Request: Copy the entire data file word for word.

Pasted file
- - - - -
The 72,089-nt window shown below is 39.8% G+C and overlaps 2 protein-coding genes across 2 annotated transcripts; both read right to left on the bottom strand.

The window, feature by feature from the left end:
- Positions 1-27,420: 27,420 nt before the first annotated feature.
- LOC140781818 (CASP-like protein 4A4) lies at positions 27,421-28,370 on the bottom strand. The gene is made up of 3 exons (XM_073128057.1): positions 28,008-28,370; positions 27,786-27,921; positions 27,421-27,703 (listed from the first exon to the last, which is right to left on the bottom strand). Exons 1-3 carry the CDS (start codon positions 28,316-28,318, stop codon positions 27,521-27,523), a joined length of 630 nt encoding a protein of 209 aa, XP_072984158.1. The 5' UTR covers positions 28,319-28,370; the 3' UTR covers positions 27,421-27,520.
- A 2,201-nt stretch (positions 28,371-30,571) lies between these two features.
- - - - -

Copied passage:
The 72,089-nt window shown below is 39.8% G+C and overlaps 2 protein-coding genes across 2 annotated transcripts; both read right to left on the bottom strand.

The window, feature by feature from the left end:
- Positions 1-27,420: 27,420 nt before the first annotated feature.
- LOC140781818 (CASP-like protein 4A4) lies at positions 27,421-28,370 on the bottom strand. The gene is made up of 3 exons (XM_073128057.1): positions 28,008-28,370; positions 27,786-27,921; positions 27,421-27,703 (listed from the first exon to the last, which is right to left on the bottom strand). Exons 1-3 carry the CDS (start codon positions 28,316-28,318, stop codon positions 27,521-27,523), a joined length of 630 nt encoding a protein of 209 aa, XP_072984158.1. The 5' UTR covers positions 28,319-28,370; the 3' UTR covers positions 27,421-27,520.
- A 2,201-nt stretch (positions 28,371-30,571) lies between these two features.